There is occasionally a deck name that will be essentially useless if it wasn’t for the fact that it is tightly associated to the deck list, because the name is like a person’s name, essentially a pseudo-unique and undescriptive tag or identifier. ‘KarstenBot BabyKiller’, for example, has no meaning to me, other than that it is related to a certain configuration of cards.

    I, personally, give my deck names some thought when I become happy with a brew and deem it worthy of naming. I also keep a mental note of things that I think should be deck names simply for awesomeness and am occasionally inspired to try and make a deck worthy of the name I have thought up. After reading about Rise of the Eldrazi’s monsters, I’ve got one particular deck I’m hoping to create and name in a particularly witty way, but for now I will keep the name to myself, so as not to spoil the fun of a finished product.

    I know that this did not offer a solution to what naming convention should be used in naming a deck, but I hope that I have laid out the issue for discussion and look forward to revisiting the issue based on some feedback from my readers. Should we collapse these diverse naming practices into a stricter and subsequently more efficient nomenclature, or should we be free to name our creations however we like, provided everyone can know what we are talking about? Let’s hash-it out in the comments below and on Twitter. Hit me up @RobJelf.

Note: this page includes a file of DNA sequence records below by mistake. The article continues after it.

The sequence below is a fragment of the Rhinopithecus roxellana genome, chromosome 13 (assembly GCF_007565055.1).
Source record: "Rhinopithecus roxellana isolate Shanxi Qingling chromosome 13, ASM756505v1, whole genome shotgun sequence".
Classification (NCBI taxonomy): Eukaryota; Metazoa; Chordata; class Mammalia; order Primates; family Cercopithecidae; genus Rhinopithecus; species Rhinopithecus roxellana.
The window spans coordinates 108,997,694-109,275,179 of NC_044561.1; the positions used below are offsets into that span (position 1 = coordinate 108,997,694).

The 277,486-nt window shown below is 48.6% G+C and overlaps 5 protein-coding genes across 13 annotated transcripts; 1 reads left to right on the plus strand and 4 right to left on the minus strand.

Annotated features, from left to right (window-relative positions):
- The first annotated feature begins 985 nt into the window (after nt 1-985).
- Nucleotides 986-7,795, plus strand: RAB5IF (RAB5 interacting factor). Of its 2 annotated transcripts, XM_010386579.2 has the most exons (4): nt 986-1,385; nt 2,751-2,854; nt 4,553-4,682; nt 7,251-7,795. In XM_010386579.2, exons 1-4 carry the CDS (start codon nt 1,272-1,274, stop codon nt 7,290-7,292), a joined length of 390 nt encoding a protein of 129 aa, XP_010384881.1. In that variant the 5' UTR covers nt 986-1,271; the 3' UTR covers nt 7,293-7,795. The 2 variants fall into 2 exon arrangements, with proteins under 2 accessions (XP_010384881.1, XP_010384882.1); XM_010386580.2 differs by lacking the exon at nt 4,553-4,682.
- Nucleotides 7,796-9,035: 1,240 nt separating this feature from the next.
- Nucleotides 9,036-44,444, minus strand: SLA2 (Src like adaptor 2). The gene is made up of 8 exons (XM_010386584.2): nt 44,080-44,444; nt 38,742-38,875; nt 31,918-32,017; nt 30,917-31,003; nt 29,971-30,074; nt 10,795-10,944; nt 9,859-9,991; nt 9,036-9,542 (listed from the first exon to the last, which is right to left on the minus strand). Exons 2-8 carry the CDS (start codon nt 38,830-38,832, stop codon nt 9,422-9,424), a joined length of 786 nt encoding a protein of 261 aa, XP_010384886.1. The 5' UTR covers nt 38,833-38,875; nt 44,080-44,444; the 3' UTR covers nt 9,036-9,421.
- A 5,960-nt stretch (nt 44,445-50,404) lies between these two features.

Trying to Grind at Pro Tour San Diego and the New Standard

    Attending my first Pro Tour last weekend was a hip-check to my Super Ego. I’ve been to dozens of card conventions and large tournaments, but this is the first time I attended when I wasn’t even invited to the big dance. There was never a VS System Pro Circuit Championship that I wasn’t qualified for. Since 2002 there’s only been one year where I participated in Star Wars CCG Worlds that I didn’t have a bye to the second day. And when Decipher had a Fantasy Lord of the Rings TCG contest for Worlds on their official website I was worth 15 points!

    Joking aside, the transition to magic has been oft-fruitless and never had that been so abundantly clear than when I was on the side of the convention hall near the dealers, looking accross at the “pros” duking it out for zeros.

    I will say that if you love Magic you should definitely attend a pro tour. 8 man events fire from 9am to 3am. You can play a MTGO Draft for free. Some of the tournaments have insane prizes (xbox, flights to San Juan, Foil uncut sheets of Worldwake), and there’s plenty of room to battle EDH style, trade, or loaf around dishing about the game.